The new plan comes two months after [Dr. Jong Wook] Lee became director general of [WHO], which was criticized for its slow response to the early stages of the AIDS epidemic.  After inner turmoil …. the UN created a new agency, UNAIDS …. to coordinate a global effort.

[WHO] had seldom functioned actively …. until [it] coordinated the response to the SARS epidemic and declared it a global health emergency.

That experience taught WHO the importance of acting quickly and that 'we must change the way we think and change the way we act.' Lee said.

'Business as usual will not work' in the AIDS pandemic, he said.

As Lee shifts the agency into high gear, he has given the [AIDS treatment program] until December to develop standardized guidelines.  'We hope to be working in all 24 countries by Dec. 1", Kim said." 

Lawrence K. Altman, "UN plans big  push on AIDS drugs: Health agency seeks to reach 3 million people by 2005", INew York Times,September 22, 2003.

[Note: WHO, which seems recently to be the best performer among all UN system agencies, is now emphasizing "rapid response", a systematic implementation plan, and coordinated global coverage in several key areas.  If only the UN, and particularly the Security Council and General Assembly, could develop some similar sense of coordinated and targeted operational urgency as well.]  







Useful sources

(Noteinformally assembled by IO Watch, roughly ranked from "most useful" on down, and subject to change as new sources are added) 

Righter, Rosemary, Utopia lost: The United Nations and world order, Twentieth Century Fund, New York, 1995.                   

Gordenker, Leon, The UN tangle: policy formation, reform, and reorganization, WPF Reports number 12, The World Peace Foundation, Cambridge, Mass (USA), 1996.    

Elmandjra, Mahdi, The United Nations System: An analysis, Faber and Faber, London, 1973.


Weiss, Thomas G., ed., Beyond UN subcontracting: Task-sharing with regional security arrangements and service-providing NGOs, St. Martins, New York, 1998.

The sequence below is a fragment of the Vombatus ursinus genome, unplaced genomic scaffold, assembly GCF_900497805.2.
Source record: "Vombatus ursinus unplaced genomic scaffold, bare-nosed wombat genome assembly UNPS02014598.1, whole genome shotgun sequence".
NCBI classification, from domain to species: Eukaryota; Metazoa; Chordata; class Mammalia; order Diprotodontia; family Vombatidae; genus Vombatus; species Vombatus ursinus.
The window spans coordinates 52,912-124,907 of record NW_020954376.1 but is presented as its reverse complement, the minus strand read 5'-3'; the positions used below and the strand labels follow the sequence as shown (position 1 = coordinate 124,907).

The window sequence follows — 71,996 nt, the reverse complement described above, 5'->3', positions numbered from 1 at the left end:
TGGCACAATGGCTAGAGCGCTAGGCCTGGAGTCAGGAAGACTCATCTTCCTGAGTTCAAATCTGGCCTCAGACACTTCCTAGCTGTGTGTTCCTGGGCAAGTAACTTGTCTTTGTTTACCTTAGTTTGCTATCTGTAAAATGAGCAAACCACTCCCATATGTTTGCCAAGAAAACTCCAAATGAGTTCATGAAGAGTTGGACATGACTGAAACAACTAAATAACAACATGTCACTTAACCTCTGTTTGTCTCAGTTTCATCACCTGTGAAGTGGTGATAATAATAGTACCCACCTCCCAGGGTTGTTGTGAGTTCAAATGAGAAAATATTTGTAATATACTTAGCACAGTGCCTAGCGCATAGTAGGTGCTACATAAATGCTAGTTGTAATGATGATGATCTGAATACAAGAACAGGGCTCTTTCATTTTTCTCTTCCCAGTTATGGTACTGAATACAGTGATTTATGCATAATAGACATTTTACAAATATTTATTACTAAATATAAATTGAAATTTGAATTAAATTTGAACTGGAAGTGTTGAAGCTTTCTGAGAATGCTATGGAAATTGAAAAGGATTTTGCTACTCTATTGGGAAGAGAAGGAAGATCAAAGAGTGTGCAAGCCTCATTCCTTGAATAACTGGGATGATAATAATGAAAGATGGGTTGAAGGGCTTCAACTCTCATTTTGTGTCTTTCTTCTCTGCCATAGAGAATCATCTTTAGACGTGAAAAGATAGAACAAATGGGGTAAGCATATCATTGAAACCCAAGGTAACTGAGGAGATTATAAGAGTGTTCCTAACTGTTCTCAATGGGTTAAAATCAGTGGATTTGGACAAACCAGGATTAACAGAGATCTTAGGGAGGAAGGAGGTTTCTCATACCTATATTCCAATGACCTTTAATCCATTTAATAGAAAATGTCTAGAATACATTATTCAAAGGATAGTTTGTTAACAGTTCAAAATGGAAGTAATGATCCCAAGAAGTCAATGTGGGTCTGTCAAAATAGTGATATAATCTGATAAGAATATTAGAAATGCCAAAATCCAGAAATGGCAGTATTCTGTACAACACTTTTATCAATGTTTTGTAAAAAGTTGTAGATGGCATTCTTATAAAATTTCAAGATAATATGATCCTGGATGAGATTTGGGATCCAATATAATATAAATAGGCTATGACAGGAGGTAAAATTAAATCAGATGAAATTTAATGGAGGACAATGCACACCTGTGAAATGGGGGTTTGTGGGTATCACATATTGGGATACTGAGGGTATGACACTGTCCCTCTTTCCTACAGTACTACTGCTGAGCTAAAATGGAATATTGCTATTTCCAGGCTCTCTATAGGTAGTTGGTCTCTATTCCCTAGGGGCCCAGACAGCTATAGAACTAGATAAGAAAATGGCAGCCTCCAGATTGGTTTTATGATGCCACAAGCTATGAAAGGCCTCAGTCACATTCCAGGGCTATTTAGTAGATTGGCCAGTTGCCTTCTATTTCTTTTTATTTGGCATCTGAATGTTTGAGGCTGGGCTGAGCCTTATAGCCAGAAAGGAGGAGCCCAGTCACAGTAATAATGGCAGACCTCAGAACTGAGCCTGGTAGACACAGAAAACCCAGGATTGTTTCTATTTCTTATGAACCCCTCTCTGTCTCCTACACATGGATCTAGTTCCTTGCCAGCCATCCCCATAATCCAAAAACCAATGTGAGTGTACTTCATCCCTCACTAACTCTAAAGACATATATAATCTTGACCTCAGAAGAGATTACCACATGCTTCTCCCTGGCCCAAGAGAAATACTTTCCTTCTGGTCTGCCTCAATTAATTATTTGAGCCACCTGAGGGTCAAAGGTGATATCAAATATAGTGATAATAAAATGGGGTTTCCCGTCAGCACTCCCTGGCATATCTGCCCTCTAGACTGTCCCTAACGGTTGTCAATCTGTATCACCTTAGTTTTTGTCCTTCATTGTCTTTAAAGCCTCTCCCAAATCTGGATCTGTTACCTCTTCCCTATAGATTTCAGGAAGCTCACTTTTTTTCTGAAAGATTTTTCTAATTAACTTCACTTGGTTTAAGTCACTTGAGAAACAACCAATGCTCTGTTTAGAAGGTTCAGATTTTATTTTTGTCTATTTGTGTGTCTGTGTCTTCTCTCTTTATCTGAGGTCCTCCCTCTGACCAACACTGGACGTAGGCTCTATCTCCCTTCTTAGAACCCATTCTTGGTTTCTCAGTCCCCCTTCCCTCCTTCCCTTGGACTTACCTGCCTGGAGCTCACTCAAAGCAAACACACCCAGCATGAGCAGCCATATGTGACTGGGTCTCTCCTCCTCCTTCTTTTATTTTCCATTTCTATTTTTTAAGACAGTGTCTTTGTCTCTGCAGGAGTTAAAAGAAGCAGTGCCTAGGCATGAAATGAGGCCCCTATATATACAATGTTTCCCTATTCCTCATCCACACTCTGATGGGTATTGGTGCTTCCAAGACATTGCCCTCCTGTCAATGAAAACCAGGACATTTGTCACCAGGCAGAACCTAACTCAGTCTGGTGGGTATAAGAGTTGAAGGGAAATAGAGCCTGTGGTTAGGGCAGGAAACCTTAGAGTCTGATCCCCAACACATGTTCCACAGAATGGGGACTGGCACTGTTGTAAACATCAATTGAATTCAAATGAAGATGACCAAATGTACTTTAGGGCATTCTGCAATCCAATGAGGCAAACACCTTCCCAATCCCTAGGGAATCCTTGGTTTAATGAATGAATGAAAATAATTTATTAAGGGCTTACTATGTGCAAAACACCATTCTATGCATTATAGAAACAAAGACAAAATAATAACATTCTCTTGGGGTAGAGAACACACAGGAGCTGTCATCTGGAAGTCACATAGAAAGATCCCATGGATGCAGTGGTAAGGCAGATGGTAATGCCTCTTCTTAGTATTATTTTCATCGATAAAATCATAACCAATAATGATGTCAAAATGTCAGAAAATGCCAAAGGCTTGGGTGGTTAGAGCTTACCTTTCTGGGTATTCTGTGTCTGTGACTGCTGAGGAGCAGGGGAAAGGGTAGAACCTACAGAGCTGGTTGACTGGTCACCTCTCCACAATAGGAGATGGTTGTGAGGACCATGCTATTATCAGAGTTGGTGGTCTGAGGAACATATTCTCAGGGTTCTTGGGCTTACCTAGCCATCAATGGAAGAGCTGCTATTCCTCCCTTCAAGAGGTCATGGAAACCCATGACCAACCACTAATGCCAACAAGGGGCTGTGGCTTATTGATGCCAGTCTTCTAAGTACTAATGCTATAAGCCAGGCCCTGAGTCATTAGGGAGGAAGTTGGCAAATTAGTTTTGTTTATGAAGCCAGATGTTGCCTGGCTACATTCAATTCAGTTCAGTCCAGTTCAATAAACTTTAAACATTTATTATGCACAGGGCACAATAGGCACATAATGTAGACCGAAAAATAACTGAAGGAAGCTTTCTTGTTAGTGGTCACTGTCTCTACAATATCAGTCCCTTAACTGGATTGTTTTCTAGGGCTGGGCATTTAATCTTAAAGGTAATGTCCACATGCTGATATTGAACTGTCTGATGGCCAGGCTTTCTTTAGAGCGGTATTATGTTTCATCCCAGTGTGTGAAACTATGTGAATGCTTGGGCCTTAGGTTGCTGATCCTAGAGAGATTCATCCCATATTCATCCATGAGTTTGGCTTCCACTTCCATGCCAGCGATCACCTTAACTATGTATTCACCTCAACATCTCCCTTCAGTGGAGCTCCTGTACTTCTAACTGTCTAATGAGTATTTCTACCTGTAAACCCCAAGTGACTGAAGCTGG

Childers, Erskine, and Urquhart, Brian, "Toward a more effective United Nations",Development Dialogue, 1991:1-2, Dag Hammarskjold Foundation, Uppsala, Sweden, 1991.                      


Applebaum, Anne, "Is the UN really necessary?", 31 July 1993, and "An anarchy of abounding acronyms", 12 November 1994, pp. 9-11, both in  The Spectator (UK).


Fomerand, Jaques, "Recent UN textbooks: Suggestions from an old-fashioned practitioner",Global Governance, 83(2002), 383-403.                                                

Kaufmann, Johan, "Developments in decision making in the United Nations", in Harrod, Jeffrey, and Schrijver, Nico, eds., The UN under attack, Institute of Social Studies, the Hague, Gower, Aldershot, England, 1988, pp. 17-32.                              


Moore, Mike, "Multilateral meltdown: It's time for another walk in the Bretton Woods",Foreign Policy, March/April 2003, pp. 74-75.                              


Spiers, Ronald I., "Reforming the United Nations," in Roger A. Coate, ed., U.S. policy and the future of the United Nations, Twentieth Century Fund, New York, 1994.


A new United Nations structure for global economic cooperation: Report of the Group of experts on the structure of the United Nations system, United Nations, E/AC.62/9, New York, 1975.                            


United Nations, Report of the Group of High-Level Intergovernmental Experts to Review the Efficiency of the Administrative and Financial Functioning of the United Nations, A/41/49, 1986.                                                                                                                      

Galtung, Johan, Ch. 1, "On the anthropology of the United Nations System", in Pitt, David and Thomas G. Weiss, eds., The nature of United Nations Bureaucracies, Croon Helm, London & Sydney, 1986, pp. 1-22.                       


Hill, Martin, The United Nations system: Coordinating its economic and social work, under the auspices of the United Nations Institute for Training and Research, Cambridge University, London, 1978.